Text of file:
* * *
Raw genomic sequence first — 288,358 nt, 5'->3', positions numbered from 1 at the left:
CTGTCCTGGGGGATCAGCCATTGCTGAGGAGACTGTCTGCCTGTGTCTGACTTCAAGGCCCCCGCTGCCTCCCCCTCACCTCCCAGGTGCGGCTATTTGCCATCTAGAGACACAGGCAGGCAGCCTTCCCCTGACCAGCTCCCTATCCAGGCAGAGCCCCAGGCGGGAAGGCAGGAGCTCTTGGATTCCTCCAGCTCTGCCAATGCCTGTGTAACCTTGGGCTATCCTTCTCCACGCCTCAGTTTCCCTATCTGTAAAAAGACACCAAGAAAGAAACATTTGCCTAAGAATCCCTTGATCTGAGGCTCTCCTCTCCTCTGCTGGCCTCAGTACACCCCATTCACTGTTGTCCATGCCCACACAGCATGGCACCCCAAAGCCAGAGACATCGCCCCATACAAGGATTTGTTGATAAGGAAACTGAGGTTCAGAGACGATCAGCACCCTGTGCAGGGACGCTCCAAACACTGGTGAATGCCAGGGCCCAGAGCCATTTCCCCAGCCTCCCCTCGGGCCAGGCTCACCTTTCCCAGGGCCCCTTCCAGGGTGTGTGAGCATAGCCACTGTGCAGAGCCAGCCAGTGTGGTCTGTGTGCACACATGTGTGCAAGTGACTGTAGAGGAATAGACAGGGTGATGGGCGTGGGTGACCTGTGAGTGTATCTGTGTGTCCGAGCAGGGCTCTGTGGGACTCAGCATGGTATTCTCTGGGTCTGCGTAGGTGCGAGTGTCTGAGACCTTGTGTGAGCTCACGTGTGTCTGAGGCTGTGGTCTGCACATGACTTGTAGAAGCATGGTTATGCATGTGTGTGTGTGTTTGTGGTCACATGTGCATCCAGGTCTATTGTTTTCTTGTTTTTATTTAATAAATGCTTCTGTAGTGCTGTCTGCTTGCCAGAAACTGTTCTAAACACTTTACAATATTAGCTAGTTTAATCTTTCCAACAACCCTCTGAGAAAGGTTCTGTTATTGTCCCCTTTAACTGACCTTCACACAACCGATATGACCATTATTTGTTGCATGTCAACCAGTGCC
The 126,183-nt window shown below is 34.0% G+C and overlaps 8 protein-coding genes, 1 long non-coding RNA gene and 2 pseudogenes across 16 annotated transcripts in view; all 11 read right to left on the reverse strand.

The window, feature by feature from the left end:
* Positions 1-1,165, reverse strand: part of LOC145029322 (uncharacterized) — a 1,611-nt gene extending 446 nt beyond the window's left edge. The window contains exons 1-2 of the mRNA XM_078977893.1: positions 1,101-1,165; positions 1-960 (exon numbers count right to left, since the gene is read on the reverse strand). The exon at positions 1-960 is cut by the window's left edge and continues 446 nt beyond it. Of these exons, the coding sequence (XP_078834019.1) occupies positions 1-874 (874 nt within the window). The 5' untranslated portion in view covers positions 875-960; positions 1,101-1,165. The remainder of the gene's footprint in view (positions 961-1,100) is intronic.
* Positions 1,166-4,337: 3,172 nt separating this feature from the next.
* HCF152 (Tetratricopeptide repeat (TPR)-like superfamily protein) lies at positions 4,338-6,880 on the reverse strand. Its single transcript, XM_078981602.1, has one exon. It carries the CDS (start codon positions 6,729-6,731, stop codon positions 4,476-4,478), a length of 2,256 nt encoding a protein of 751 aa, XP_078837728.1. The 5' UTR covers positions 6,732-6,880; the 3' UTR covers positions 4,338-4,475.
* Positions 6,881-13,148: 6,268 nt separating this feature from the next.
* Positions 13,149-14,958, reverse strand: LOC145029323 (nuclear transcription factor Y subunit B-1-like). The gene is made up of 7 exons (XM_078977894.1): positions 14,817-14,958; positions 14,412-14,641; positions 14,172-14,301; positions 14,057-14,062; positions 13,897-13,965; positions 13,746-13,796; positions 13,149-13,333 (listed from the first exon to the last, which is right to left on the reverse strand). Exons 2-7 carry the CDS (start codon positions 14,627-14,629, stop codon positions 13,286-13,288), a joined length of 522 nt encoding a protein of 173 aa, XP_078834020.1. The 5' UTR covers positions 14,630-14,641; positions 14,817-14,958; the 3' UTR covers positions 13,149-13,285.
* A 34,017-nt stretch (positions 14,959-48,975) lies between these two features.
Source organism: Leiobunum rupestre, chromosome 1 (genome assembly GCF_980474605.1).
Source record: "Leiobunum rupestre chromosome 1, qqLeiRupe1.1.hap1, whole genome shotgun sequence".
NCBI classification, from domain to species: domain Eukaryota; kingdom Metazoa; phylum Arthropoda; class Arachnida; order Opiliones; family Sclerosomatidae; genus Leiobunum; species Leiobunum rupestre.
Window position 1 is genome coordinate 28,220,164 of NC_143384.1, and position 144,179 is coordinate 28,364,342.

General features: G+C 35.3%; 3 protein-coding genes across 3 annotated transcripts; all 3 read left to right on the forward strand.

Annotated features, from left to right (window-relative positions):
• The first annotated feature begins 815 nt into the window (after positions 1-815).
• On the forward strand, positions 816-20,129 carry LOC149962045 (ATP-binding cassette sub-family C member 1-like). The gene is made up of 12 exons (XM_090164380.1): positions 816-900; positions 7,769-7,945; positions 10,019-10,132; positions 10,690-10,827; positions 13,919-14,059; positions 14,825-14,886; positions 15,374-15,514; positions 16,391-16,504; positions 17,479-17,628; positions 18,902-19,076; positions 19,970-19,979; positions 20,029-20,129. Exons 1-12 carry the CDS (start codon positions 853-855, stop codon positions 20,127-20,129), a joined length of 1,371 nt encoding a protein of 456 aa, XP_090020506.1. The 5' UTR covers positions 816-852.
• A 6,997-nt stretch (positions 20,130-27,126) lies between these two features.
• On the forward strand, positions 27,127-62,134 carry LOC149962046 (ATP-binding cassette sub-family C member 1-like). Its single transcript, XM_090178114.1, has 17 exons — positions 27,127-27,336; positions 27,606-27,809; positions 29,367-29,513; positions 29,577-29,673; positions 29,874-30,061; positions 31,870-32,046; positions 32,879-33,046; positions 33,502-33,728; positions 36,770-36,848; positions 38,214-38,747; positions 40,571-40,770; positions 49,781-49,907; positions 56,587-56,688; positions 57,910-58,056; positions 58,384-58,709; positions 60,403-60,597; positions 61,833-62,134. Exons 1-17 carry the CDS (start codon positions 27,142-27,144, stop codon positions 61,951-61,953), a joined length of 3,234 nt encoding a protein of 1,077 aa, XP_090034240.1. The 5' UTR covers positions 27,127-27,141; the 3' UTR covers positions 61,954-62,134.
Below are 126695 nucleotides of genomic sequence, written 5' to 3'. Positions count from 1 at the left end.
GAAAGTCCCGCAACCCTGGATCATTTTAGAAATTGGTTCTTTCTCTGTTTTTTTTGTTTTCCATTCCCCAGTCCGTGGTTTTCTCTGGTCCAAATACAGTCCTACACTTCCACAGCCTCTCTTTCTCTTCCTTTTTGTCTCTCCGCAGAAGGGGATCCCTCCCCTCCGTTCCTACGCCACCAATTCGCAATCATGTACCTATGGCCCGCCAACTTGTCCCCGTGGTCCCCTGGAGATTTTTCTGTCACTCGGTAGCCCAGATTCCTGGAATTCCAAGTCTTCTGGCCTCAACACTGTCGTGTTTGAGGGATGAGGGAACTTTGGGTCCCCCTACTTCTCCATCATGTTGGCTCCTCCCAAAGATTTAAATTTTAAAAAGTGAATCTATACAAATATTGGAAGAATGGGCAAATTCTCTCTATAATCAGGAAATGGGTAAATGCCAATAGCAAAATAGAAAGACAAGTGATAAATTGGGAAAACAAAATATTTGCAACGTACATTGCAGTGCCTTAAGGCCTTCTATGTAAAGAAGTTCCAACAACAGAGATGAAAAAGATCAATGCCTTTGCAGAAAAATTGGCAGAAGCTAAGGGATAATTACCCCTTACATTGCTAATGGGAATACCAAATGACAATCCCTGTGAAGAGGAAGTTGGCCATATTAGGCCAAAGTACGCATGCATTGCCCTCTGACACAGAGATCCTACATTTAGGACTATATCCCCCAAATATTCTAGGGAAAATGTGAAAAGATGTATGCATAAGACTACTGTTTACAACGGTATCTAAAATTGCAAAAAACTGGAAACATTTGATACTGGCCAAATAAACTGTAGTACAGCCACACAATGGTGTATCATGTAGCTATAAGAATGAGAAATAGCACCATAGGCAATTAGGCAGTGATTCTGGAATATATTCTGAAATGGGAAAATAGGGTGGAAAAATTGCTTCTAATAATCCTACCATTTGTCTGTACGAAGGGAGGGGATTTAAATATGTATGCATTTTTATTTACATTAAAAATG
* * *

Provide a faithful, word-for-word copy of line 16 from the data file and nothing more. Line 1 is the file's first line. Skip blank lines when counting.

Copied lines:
Annotated features, from left to right (window-relative positions):